Kelly Fearing

A mystic in the 21st century

Kelly Fearing
Courtesy of Sandy Carson

"It's the house with the blue door," Kelly Fearing reminds me over the phone. Bright blue, a color found in many tones in Fearing's natural world – the world in his paintings, now on view in "Kelly Fearing: Selections From a Life in Art" in the University of Texas' Bass Concert Hall.

Fearing sits at a table in his spacious studio with a new copy of Artforum in front of him and a catalog of his 60-year retrospective to one side. We pore over paintings – in the book, in the studio, in other rooms in the house. The afternoon's conversation travels through place, time, and subject, always connecting to the touchstone of art. As naturally as things grow in his paintings, talk branches out to other interests and life events, related minor chords in his symphonic paintings: music, world mythologies, aquariums, collecting fish, the lives of saints, the natural world, experimenting with materials and techniques, bodybuilding, yoga, studying at Columbia, living in the Chelsea Hotel, how he came to art. Everything connects to art, nodes extending out from the core like the star points of a snowflake, each its own exquisite pattern.

A much beloved figure in Austin, Fearing is a living treasure and living history – an Old Master of the Fort Worth Circle. The group of like-minded artists and friends formed in the 1940s was the focus of an exhibition at the Amon Carter Museum in 2008. The Circle, so named 60 years after the fact, was instrumental in bringing the influence of avant-garde European art to a Texas that knew only bluebonnets and Western art. Fearing came to Austin in 1947 and taught at UT for 40 years, retiring in 1987.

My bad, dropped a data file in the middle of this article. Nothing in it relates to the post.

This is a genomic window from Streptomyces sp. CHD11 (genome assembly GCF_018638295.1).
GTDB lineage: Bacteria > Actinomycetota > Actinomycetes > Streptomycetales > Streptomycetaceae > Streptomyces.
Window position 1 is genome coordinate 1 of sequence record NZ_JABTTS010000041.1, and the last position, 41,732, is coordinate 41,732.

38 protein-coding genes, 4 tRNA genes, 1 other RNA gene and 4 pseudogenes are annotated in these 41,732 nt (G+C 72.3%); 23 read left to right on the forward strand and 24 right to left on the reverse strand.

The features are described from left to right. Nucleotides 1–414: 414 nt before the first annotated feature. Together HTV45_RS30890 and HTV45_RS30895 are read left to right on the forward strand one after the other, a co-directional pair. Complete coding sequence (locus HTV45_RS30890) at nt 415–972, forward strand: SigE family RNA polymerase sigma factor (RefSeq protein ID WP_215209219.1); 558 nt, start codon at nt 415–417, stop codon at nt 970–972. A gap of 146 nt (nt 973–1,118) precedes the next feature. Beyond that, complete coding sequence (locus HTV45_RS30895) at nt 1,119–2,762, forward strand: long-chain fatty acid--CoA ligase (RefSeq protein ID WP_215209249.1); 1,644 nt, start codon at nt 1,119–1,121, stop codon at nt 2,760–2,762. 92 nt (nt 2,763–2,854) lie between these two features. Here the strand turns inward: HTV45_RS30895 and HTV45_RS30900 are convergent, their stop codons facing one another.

At 91, Fearing still keeps a full schedule. He continues making and showing art, exploring new materials and methods and partnering with chance to see what happens, a hallmark of his lifelong art practice.

Looking at Fearing's art, both at the exhibition and in his studio, made me ruminate about how art changes when you factor in time and its sidekick, ever-changing context. How we look at a lifetime of art is different from how we look at new art, right out of the crucible. Much like reality, art is what it is from its inception. Yet our responses to art change as we change. Art ages as we age, and then we are gone, and another generation looks with ever-changing eyes. But in essence, the art remains the same, despite our changing visions of it.

One thing that has remained steady for me in Fearing's paintings is a sense of spirituality that transcends religion, whether or not the subject relates to saints or gurus, twin subjects that appear again and again. I ask Fearing about the spirituality in his subject matter or, rather, the connection to spirit as an animating force.

"I am not a religious painter," Fearing says. "I use the saints because they were in impossible situations." The saints, he continues, provided a form of surrealism in the postwar world. Fearing is drawn to saints who are mystics rather than martyrs, and who, by my account, have resonant spirits with the painter himself. Fearing is equally influenced by stories of Buddha, Zen, Daoism, and the lives of the saints. Much like his time with the Fort Worth Circle, Fearing is bridging boundaries that separate one from the other.

Fearing's paintings not only hold up over time, they draw me in deeper. His work is deeply personal and enigmatic. The art exudes a special spirit, much like the artist himself, whether one finds it in the rock formations, the birds and animals, the saints or the gurus, or simply the art itself.

"Kelly Fearing: Selections From a Life in Art" is on display on the fifth floor of Bass Concert Hall, East 23rd Street & Robert Dedman Drive, through Jan. 14, from 11am to 2pm Monday-Friday and during performances.

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Kelly Fearing, Fort Worth Circle, UT Department of Art & Art History, Kelly Fearing: Selections From a Life in Art, Bass Concert Hall

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